Multiple Themes in Charles Dickens' "Great Expectations" Book Review by talderman

Multiple Themes in Charles Dickens' "Great Expectations"
An exploration of how multiple themes can enhance the effectiveness of a novel, using Charles Dickens' "Great Expectations" as an example.
# 1673 | 1,090 words | 1 source | 2001 | US
Published on Feb 17, 2003 in Literature (English)

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This essay explores Charles Dickens' classic work of literature, "Great Expectations" and looks at how multiple themes are used to provoke a much more complex and enjoyable novel.

From the Paper:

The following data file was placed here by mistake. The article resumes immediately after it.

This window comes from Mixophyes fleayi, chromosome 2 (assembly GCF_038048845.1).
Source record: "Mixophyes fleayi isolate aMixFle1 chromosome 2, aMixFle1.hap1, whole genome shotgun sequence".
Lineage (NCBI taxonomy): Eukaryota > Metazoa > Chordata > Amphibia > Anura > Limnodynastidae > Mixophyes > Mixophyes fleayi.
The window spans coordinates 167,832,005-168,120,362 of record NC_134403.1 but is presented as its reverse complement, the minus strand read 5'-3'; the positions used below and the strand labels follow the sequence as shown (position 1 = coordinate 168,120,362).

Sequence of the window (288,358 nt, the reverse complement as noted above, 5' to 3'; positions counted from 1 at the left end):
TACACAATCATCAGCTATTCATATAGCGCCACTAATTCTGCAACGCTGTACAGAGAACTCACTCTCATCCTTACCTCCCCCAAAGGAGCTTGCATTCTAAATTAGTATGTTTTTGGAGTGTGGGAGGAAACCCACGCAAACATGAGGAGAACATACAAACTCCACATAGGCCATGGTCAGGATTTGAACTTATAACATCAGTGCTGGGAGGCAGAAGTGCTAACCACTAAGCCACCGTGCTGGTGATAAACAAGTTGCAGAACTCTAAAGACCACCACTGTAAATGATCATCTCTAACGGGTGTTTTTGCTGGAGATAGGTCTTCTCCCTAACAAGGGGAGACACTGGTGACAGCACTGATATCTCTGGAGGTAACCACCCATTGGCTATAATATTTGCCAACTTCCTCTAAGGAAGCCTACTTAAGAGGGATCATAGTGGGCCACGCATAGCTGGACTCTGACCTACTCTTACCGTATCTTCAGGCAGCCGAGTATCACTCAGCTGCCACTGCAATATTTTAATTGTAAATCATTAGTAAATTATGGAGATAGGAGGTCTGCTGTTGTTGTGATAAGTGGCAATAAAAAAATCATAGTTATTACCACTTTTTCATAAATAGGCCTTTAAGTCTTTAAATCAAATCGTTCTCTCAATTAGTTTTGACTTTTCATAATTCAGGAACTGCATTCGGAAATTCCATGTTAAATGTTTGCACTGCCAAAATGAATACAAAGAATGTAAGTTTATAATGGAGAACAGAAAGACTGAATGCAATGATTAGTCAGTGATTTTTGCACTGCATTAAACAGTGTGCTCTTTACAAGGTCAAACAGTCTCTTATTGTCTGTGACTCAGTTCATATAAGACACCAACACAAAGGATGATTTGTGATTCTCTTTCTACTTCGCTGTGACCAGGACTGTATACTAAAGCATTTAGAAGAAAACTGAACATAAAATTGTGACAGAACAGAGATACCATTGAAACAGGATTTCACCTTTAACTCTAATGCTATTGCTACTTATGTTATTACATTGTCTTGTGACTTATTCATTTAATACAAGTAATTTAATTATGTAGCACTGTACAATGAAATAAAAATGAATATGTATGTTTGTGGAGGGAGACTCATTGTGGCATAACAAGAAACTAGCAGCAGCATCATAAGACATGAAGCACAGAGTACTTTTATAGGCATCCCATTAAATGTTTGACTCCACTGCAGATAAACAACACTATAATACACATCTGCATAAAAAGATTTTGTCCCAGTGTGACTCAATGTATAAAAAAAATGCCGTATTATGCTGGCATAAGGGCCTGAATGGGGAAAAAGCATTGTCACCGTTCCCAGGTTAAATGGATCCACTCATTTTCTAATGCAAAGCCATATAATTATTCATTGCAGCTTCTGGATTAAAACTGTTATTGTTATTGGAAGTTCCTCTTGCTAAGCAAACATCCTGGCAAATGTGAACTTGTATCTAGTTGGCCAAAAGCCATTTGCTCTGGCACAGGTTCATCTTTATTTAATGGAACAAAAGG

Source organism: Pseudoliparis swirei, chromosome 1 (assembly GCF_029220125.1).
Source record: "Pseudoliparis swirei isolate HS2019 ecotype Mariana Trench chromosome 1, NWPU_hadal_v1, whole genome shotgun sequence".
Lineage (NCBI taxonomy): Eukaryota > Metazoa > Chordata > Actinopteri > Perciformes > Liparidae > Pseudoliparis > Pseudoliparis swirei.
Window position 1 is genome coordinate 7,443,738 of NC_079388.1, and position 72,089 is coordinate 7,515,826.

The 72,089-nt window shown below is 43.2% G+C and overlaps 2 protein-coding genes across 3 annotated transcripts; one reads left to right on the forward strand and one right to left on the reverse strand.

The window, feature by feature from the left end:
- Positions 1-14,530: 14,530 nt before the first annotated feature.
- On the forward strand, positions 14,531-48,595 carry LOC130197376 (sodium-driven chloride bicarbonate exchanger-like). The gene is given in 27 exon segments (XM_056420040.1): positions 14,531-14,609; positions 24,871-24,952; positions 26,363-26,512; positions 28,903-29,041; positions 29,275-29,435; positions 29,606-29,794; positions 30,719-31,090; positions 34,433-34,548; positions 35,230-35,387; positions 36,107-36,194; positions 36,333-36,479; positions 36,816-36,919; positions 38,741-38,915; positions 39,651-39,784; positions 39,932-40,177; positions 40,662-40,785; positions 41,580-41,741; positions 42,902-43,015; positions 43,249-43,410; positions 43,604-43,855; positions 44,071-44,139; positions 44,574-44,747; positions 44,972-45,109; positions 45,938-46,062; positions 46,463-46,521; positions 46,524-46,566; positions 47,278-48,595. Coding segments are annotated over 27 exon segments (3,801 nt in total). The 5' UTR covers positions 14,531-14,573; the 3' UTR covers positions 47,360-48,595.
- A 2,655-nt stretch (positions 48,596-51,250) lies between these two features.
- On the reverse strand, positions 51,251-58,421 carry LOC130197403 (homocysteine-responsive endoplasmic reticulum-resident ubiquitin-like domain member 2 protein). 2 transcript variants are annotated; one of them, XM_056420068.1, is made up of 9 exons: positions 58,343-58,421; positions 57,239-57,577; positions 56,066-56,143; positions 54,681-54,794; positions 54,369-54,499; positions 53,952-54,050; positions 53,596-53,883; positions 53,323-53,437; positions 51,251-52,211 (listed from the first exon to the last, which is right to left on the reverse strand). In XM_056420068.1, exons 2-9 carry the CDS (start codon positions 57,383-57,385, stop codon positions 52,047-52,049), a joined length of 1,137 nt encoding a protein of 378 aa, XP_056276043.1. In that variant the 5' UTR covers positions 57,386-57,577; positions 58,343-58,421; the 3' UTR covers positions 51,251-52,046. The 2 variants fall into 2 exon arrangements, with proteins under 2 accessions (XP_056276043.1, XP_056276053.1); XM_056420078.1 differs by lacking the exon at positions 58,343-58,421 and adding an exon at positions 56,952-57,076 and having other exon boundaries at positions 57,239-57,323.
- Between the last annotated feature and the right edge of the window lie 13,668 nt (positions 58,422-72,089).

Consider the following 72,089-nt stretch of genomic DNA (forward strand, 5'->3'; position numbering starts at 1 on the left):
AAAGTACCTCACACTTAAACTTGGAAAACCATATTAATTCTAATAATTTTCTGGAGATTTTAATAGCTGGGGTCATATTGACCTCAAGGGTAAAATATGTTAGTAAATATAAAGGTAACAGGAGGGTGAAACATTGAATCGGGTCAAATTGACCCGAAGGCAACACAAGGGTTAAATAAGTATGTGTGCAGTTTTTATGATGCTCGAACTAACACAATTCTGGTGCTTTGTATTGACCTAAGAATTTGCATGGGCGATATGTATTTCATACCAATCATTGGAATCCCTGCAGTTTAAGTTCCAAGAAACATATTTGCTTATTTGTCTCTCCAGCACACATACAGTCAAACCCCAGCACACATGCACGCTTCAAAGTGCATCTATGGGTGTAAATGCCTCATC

"Most works of literature can be said to have one overriding theme that dominates the work. It can be said, however, that many themes woven together with a unique story can create a much more complex, not to mention more enjoyable, novel. Charles Dickens represents this to the letter in his mysterious yet revealing novel, Great Expectations. Through the themes of childhood innocence, isolation, and redemption, Dickens creates a complexity in his novel as well as a flow to the story that would not be as effective with only one clear theme."

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